Queensland COVID-19 research

  • Safely relaxing social distancing comes down to the numbers

    May 2021

    Your house number could be the key to the safe relaxation of COVID-19-related restrictions if governments follow a new exit strategy proposal published in the British Medical Journal. Co-authored by Professor Adrian Barnett, a statistician with QUT’s School of Public Health and Social Work, An exit strategy for relaxing physical distancing measures to prevent the spread of SARS-CoV-2 suggests governments around the globe use an ‘odds-and-evens’ approach to allowing people to head back to work and enjoy other activities after weeks of lockdown. “Governments in Australia and elsewhere are seeking to balance competing priorities. Social distancing has certainly been proven to reduce the rate of transmission of COVID-19 but has had a negative impact on the economy and created other health issues,” said Professor Barnett. “A major problem with relaxing restrictions too quickly is the limited evidence on how this will affect transmission of the virus and no-one wants to see another wave of infection and deaths which would lead to a return to lockdown. “We propose an interim solution in which allowing people to return to a less-restricted life should be based on odd or even house numbers. For example, people in odd numbered houses have relaxed restrictions on odd days in the month (1st, 3rd, etc) and people in even number houses on even days (2nd, 4th, etc). “This halves the population mixing, which reduces the risk of a new wave occurring, and it creates useful data for judging whether restrictions can be further relaxed or should be tightened.”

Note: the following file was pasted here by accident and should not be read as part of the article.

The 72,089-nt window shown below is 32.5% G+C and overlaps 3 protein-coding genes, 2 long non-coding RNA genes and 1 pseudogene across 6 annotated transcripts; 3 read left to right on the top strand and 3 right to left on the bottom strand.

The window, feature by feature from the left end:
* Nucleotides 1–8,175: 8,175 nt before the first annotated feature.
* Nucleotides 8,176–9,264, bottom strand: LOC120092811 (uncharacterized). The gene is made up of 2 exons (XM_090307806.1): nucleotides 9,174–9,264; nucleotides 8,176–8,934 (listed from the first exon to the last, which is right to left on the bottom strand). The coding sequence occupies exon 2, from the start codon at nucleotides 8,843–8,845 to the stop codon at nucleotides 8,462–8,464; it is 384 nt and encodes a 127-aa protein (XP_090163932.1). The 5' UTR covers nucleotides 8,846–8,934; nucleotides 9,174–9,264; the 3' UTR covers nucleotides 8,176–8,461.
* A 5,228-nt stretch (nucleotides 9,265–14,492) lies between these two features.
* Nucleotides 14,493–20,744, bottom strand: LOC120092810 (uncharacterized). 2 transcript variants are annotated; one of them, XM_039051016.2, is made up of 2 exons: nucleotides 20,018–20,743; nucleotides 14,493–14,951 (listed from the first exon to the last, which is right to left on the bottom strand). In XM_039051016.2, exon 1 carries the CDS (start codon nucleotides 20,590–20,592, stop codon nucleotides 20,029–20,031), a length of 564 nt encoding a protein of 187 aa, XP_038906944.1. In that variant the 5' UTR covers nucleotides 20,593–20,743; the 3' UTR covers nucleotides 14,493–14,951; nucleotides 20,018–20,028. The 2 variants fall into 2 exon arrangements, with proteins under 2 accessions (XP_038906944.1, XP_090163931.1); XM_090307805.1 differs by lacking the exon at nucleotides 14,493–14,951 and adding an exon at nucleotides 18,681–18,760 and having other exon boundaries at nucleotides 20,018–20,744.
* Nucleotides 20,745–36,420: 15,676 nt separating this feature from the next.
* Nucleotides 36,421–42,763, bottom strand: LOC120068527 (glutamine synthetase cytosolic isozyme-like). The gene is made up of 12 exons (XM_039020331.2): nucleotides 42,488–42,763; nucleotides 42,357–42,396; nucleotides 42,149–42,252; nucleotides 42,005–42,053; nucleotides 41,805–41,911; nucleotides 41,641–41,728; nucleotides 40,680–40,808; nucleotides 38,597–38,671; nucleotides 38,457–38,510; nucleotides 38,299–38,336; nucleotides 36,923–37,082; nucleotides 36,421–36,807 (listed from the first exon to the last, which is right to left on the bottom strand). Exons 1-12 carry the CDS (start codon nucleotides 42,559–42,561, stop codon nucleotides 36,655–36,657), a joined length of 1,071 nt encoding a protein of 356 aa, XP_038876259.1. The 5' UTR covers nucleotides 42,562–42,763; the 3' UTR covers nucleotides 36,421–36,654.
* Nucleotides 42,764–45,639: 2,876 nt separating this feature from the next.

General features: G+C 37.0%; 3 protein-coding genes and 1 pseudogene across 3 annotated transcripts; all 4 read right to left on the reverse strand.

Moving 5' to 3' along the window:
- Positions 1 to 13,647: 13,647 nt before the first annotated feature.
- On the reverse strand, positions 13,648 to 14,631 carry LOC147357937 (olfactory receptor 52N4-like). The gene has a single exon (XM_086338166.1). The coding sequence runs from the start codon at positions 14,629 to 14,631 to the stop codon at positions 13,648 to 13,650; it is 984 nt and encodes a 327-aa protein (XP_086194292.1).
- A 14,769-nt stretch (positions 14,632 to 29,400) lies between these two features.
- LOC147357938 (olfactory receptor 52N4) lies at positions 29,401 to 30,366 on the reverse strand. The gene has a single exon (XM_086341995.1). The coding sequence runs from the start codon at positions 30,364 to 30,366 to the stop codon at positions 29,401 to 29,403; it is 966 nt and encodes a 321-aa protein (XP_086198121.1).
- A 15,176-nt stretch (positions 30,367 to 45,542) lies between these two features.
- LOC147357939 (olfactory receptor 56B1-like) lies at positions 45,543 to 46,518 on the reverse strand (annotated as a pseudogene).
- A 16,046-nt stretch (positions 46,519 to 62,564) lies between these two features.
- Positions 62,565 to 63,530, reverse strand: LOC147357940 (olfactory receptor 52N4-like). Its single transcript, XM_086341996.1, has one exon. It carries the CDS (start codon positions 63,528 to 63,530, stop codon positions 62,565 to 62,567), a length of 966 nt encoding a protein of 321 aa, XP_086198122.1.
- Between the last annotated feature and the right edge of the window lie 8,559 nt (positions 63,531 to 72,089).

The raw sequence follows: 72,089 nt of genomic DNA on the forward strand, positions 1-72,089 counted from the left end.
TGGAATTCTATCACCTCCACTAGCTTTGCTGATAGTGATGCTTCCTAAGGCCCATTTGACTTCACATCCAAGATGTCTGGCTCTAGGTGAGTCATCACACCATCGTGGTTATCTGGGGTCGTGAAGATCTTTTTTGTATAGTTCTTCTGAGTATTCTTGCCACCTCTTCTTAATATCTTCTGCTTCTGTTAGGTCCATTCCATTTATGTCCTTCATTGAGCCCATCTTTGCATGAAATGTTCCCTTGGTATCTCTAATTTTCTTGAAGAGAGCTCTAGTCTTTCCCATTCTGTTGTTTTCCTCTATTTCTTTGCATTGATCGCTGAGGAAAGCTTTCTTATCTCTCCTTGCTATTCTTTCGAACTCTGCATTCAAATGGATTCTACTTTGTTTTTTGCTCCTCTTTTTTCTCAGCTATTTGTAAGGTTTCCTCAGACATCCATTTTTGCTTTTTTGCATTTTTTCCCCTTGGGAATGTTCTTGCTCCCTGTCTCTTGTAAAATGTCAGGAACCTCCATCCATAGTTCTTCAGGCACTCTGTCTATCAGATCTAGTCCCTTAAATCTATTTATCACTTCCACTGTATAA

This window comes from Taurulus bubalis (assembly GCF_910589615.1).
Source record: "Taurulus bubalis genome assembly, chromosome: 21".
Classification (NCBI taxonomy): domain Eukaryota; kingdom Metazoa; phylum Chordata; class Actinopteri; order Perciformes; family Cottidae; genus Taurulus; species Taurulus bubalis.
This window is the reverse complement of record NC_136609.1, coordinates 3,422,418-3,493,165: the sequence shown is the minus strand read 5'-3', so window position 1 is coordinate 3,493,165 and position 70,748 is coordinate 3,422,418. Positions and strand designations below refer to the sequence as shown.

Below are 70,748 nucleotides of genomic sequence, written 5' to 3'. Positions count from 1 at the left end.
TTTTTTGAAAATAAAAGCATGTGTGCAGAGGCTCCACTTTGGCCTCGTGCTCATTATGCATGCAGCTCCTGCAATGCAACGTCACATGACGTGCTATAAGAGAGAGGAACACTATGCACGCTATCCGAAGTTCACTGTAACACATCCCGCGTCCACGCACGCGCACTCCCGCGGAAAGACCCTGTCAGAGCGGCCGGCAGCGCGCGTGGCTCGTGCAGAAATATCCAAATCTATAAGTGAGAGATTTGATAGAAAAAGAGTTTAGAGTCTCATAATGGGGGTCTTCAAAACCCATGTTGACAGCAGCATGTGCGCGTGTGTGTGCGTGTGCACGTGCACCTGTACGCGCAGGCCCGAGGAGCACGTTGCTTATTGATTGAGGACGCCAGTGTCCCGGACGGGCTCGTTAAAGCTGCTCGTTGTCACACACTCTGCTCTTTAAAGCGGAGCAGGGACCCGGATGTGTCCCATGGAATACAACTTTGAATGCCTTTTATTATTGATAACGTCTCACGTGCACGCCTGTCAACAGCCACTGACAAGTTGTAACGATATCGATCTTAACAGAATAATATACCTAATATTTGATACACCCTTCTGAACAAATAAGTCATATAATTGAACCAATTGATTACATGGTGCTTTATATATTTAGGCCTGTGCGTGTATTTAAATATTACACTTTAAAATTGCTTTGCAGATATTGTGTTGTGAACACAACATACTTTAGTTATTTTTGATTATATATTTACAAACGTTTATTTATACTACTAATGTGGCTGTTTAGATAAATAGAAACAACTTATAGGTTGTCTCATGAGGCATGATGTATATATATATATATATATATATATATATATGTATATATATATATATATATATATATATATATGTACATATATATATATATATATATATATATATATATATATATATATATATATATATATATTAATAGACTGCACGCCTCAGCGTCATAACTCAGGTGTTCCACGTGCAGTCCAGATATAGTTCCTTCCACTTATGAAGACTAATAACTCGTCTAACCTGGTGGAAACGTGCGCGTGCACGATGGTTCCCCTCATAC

Artists in Residence Science Program

Art meets science exhibition

  • About the exhibition

    The 2012–2018 Art meets Science Exhibitions provided an opportunity for artists from across South East Queensland to join the artists participating in the Artist in Residence Science program in showcasing their recent artworks that demonstrate a strong art-science connection. Find out more about the artists and artworks featured in these exhibitions in the 2015-2018 Art meets Science exhibition catalogues.

    Therese Flynn-Clarke - Moths of the Caldera - Opodiphthera eucalypti (Gum Emperor Moth) - made from all natural plant fibres